Let’s suppose that we could build this and it was that cheap… you could put it on your credit card. Would you buy it? – Jason Cohen, WP Engine Founder
The goal with closing during solution interviews in customer development is to find out if your prospects are willing to pay and also how much they would be willing to pay. Is it a $50 or a $50,000 per month solution?
Unfortunately, it’s not just a matter of asking how much the prospects would want to pay for the solution (prospects won’t know and will always say the minimum).
You will get a better idea by asking them, as market experts, how much another company would be willing to pay for the solution or by submitting a range of prices and seeing how they react.
To close, you have to convince the prospect that their pain is urgent and requires action, give a price and wait for a yes/no answer. Stick to your pricing hypothesis and bluntly ask, “Will you buy?” then listen.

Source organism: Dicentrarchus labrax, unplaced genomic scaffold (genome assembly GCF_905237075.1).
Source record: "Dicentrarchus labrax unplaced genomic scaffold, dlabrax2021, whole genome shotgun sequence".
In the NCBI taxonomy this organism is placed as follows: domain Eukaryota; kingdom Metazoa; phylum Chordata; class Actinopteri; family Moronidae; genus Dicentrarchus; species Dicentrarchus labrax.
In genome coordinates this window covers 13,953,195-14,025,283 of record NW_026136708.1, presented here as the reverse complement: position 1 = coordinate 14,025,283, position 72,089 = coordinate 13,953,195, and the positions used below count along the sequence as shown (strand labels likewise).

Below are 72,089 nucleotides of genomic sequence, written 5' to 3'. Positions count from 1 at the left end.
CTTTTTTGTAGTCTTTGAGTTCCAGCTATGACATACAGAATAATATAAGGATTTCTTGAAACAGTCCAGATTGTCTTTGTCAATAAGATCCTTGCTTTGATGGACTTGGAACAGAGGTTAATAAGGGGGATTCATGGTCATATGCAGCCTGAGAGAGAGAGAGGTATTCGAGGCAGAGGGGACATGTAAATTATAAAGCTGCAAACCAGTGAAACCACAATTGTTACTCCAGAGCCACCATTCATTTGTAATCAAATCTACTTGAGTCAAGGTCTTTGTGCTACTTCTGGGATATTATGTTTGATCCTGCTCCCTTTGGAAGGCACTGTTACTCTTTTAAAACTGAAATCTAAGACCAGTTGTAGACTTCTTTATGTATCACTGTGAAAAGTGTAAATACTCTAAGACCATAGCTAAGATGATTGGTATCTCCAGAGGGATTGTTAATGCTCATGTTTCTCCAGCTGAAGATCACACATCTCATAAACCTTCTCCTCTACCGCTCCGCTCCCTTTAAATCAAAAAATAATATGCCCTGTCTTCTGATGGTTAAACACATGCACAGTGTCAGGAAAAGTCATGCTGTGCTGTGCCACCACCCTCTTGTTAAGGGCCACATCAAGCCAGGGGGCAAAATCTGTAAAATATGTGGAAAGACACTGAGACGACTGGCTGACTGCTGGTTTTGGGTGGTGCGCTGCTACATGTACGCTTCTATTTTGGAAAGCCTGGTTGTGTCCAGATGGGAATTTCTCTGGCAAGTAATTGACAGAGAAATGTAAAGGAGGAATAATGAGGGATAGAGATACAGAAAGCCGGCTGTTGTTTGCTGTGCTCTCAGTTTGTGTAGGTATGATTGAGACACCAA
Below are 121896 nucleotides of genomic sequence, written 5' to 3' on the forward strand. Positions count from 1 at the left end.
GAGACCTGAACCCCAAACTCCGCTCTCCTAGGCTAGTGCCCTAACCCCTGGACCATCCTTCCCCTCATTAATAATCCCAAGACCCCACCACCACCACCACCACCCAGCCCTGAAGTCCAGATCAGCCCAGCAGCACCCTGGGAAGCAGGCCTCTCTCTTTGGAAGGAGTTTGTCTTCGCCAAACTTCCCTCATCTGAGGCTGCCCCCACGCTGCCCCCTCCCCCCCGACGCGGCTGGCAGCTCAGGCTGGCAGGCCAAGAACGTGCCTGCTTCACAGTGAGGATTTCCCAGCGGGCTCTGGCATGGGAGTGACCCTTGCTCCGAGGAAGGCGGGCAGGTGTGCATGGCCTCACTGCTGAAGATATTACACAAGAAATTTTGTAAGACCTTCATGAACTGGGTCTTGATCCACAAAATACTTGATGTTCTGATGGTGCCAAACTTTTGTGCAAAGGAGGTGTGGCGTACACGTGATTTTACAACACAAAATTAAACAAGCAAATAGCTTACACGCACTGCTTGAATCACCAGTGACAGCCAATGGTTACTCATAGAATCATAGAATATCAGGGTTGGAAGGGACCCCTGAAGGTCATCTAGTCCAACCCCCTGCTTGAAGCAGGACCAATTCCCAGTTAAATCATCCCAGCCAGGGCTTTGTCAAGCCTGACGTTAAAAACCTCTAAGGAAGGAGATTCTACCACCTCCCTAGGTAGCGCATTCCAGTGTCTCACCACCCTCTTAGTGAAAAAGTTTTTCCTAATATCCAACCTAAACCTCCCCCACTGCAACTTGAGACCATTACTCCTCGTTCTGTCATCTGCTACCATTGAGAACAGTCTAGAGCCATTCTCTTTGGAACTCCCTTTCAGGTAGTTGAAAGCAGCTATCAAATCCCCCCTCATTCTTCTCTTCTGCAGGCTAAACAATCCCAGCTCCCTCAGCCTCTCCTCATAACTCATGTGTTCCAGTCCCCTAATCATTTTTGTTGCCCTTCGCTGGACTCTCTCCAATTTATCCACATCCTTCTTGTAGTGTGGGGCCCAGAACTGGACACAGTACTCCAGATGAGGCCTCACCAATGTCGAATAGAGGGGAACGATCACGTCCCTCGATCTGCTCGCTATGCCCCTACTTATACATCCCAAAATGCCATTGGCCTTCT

As you remain silent, notice the body language and reactions of your prospects. Do they have objections? Do they hesitate? Their questions and hesitations are highly valuable; they are the truest form of Product-Market validation.
Did they buy?
Serial entrepreneur and author Steve Blank’s technique to determine price sensitivity (how much a prospect would be willing to pay) is to push for an extreme.
- Blank: “If it were free, how many would you get?”
- Prospect: “I don’t know.”
- Blank: “It’s one million dollars.”
- Prospect: “You’re insane… I would never pay more than $1000 for this.”
It takes a lot of nerve to pull off this technique, but it’s a good way to figure out the maximum amount a prospect would be willing to pay for your product.
More on B2B Customer Development
- Why Your Early Pricing is Wrong (And It Doesn’t Really Matter)
- How to Find Business Opportunities by Analyzing B2B SaaS Pricing Pages
- [ Interview ] 5x Founder David Cancel on Why All Businesses Will Become Customer Centric in the Next 10 Years
⚡⚡ Enjoyed this content? I go into way more detail on this subject in Lean B2B. It covers the ins and outs of finding traction in the market for B2B products. Check it out »
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